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I'm developing an e-commerce site and there are about 200-500 products available for sale. We want to show a 100KB .jpg for each product on the home page. So the home page would essentially load 200-500 images that are each 100KB.

Doesn't that amount to a 20-50MB page load which is really bad?

My main concern is that the search engines will penalize us and we will never be able to get on the first page of the search results. Is this true?

And the other main concern is that we are forcing users to download 20-50MB of content...which sounds pretty bad.

If this is as bad as I think it is, then is there any way to keep all 200-500 images on the home page without using pagination? What would you recommend?

  • 2 questions: Are these all different products, or just X number of products plus variations? . 2nd question: if 300 different products, what's the rationale behind it? Why do you want to do this and what are your goals? – Devin Nov 15 '18 at 18:31
  • They are all different with different names and different prices but some look very similar. Regarding the rationale, we think we have a unique set of products that have never been seen together before and if people see them all at once then they will spread the word. – Ryan Nov 17 '18 at 21:55
  • How do you envision people navigating the 300 items? – Michael Hogan Nov 21 '18 at 14:53
  • Have you developed a persona for your audience? If so, can you edit your question to add a list of expectations you have for what device they’ll use to access your site and whether they’ll access it at home with WiFi or on the go with cellular? – Michael Hogan Nov 21 '18 at 15:38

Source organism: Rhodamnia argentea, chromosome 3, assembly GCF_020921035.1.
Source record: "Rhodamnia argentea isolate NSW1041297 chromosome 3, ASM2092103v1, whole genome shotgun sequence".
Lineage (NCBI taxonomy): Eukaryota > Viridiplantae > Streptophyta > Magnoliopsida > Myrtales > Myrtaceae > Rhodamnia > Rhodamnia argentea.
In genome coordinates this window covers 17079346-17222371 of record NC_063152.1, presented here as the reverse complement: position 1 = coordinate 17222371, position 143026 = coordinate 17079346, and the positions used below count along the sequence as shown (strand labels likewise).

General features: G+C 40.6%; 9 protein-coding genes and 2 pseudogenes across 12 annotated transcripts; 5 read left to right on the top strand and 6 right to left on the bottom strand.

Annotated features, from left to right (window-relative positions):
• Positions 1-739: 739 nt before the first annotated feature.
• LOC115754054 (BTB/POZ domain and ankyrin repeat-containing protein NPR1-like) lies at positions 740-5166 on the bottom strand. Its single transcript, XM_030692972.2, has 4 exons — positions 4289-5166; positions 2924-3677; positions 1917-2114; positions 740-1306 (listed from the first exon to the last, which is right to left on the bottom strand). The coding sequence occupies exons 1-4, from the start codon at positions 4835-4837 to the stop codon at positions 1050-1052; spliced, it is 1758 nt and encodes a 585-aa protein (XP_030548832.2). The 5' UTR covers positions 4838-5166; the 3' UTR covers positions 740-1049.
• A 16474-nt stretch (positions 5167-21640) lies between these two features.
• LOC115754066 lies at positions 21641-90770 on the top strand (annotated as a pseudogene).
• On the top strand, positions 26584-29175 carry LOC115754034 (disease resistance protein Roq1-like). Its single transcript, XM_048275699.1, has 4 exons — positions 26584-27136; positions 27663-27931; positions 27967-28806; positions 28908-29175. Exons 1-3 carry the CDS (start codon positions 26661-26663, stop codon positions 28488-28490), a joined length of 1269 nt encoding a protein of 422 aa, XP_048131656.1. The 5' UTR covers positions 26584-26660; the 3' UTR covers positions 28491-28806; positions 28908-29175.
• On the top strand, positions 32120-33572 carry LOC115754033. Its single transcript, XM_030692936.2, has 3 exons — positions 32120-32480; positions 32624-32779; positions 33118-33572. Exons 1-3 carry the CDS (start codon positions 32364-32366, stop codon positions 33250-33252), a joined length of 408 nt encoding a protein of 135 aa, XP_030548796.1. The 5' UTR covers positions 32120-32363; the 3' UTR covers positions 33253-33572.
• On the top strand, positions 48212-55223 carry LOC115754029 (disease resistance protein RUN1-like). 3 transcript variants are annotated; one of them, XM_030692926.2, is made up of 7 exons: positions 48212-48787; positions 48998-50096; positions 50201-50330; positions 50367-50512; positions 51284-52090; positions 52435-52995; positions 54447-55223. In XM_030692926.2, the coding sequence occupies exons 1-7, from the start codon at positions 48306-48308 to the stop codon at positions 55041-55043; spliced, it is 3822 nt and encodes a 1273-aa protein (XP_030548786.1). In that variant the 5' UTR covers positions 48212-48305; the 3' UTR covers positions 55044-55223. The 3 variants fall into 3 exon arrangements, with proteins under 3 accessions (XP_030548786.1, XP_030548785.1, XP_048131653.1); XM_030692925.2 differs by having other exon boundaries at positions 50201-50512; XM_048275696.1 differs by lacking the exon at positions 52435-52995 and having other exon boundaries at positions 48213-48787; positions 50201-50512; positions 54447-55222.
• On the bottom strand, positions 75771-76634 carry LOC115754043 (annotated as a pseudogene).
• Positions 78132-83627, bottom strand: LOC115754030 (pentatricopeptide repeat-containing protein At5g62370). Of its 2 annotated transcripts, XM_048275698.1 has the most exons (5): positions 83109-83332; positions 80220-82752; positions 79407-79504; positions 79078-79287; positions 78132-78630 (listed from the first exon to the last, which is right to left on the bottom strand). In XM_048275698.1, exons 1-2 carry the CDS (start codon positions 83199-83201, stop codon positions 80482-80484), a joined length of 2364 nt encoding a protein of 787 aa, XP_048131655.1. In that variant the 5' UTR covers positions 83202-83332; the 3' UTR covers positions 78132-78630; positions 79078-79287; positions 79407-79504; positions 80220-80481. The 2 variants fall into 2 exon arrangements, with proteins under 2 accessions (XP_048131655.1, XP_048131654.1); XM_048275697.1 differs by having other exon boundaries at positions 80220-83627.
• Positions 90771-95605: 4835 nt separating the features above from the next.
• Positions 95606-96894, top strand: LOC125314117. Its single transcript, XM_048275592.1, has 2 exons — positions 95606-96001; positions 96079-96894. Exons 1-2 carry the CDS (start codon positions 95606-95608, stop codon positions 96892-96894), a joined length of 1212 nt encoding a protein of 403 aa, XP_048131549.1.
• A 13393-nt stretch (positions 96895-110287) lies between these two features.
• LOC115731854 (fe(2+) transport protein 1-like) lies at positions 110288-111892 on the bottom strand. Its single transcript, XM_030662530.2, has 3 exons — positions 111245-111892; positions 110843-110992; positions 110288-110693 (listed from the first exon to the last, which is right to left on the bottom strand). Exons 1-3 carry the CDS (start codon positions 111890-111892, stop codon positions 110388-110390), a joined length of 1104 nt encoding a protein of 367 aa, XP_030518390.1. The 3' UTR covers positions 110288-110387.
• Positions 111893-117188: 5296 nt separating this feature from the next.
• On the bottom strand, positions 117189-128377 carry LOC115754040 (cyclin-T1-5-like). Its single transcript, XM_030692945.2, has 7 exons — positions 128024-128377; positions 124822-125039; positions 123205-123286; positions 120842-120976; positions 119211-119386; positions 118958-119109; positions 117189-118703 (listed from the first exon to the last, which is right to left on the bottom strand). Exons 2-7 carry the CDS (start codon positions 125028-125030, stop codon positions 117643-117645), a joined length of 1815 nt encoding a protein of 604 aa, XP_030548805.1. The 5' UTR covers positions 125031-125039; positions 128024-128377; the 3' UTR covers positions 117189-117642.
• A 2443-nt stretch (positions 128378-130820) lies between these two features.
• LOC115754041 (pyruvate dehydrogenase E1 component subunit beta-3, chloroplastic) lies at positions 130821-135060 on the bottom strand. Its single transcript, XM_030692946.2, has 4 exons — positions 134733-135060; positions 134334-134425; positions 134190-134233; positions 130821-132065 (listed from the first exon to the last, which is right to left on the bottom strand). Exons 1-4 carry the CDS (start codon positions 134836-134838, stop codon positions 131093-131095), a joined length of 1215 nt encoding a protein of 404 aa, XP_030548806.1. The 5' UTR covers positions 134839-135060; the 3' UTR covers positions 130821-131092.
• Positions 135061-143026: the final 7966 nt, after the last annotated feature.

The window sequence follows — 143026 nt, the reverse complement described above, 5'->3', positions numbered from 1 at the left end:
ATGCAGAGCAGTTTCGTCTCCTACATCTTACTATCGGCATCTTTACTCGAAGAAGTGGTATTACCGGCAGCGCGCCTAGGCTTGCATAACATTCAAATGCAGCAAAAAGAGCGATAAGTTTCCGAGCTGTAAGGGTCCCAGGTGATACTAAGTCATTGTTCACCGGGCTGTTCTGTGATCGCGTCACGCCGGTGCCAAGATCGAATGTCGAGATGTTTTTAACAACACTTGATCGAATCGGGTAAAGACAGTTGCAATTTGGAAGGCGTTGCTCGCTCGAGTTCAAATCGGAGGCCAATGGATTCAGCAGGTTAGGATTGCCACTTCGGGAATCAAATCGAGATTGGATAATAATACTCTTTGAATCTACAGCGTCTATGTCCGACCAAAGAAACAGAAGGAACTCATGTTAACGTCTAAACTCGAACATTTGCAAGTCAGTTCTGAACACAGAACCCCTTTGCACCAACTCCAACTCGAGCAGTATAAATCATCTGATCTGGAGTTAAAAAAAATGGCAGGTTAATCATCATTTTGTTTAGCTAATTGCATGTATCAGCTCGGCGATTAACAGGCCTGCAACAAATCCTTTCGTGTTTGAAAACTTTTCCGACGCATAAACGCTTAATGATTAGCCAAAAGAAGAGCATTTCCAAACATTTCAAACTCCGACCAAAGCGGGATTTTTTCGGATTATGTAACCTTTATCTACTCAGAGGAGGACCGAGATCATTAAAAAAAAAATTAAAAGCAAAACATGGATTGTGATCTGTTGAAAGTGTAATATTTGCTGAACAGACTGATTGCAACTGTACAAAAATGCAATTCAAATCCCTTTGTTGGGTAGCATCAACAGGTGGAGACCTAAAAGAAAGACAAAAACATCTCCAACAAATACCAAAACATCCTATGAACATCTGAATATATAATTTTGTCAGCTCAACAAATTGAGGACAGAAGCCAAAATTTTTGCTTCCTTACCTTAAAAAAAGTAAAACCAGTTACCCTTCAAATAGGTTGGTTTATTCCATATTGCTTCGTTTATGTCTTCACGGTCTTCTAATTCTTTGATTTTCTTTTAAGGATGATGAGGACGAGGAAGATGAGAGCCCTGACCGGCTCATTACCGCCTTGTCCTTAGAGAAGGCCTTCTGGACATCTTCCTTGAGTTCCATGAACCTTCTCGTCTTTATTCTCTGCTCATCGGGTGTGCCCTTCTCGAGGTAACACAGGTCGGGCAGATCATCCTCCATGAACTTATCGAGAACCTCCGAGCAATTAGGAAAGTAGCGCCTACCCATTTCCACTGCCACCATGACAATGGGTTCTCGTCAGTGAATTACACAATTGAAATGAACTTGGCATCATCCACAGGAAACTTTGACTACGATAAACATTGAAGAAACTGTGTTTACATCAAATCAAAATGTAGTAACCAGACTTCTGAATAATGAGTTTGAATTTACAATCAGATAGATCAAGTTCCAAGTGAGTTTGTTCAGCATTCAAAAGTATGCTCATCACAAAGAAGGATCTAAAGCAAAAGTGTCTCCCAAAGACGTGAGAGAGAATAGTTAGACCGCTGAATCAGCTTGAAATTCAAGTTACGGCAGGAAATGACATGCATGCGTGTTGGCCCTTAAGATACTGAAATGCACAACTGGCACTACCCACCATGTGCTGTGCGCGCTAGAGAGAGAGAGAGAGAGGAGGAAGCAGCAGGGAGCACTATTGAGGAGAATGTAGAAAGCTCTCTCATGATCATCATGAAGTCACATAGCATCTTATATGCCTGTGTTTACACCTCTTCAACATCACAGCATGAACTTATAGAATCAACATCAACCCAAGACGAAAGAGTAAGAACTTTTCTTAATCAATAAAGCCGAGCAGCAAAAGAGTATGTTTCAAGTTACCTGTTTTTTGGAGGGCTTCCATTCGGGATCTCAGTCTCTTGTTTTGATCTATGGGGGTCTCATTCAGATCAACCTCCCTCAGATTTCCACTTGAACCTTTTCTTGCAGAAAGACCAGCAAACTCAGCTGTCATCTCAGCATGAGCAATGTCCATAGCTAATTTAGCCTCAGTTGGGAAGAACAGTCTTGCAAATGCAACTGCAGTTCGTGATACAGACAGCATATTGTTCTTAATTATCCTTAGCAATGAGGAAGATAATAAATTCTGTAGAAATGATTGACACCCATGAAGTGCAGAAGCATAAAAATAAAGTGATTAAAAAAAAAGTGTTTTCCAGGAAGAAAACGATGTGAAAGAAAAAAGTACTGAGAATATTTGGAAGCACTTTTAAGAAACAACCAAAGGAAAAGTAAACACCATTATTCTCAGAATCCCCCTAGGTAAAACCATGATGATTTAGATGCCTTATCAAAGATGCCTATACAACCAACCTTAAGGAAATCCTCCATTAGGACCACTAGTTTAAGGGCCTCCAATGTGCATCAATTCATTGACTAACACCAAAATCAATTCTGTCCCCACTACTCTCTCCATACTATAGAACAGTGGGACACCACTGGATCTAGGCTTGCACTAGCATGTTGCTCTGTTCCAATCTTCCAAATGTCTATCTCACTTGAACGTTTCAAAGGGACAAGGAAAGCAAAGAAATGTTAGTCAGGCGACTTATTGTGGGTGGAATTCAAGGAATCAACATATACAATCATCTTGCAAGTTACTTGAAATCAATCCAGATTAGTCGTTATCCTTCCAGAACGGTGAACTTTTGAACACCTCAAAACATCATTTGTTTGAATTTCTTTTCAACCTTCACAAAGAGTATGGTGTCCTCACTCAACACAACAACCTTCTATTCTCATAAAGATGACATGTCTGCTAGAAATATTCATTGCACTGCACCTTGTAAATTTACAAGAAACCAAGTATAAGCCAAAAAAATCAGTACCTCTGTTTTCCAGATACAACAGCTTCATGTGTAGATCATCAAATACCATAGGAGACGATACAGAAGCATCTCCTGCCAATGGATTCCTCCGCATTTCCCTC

• The 300 items/images are simply an image grid - no other content. Each item belongs to a single category and each category is grouped together in the image grid. The site header is sticky and it has a category drop down. When you select a category from the drop down you jump to that category in the image grid via hashtag URLs. We haven't done a persona - the site is responsive and anyone can use any device. – Ryan Nov 22 '18 at 15:12
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Doesn't that amount to a 20-50MB page load which is really bad?

Yes. This is alot of images (and size) to download, especially for mobile. It will take an age to load and hammer the users data usage. The average size of a web page is 3mb.

Id also look to compress those images more, if this is just the cover images of the site then you can compress the size down further if needed. Look at image optimisers or the way you are exporting them to do this.

  1. Presenting the user with 500 products straight away, I would argue, is quite overwhelming. I would consider looking at a landing page style format to allow users to filter their way to what they want exactly. Presenting the user with alot of products at once will likely not get as many sales, read the Jam Study, this is a great example of consumer psychology and how more choice does not mean more sales:

https://medium.com/@FlorentGeerts/the-jam-experiment-how-choice-overloads-makes-consumers-buy-less-d610f8c37b9b

https://digitalwellbeing.org/the-jam-study-strikes-back-when-less-choice-does-mean-more-sales/

  1. If you have your heart set on all at once, look at infinite scrolling that loads in a batch of images/products and then another batch lazy-loads more images as users scroll down the page.

Id strongly recommend the first option.

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Why would you mess with a user in such a way ? Giving him 500 products will not drive a sale for sure. Try at least to display if not only 5 to 10 products at most 20 products with a shadow and button saying view all 500 products. Not to mention loading times, SEO and other stuff.

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    "will not drive a sale" ... it would actively drive me away from a sale! I think any site that did this would instantly be on my "never go there again" list. – TripeHound Nov 13 '18 at 15:09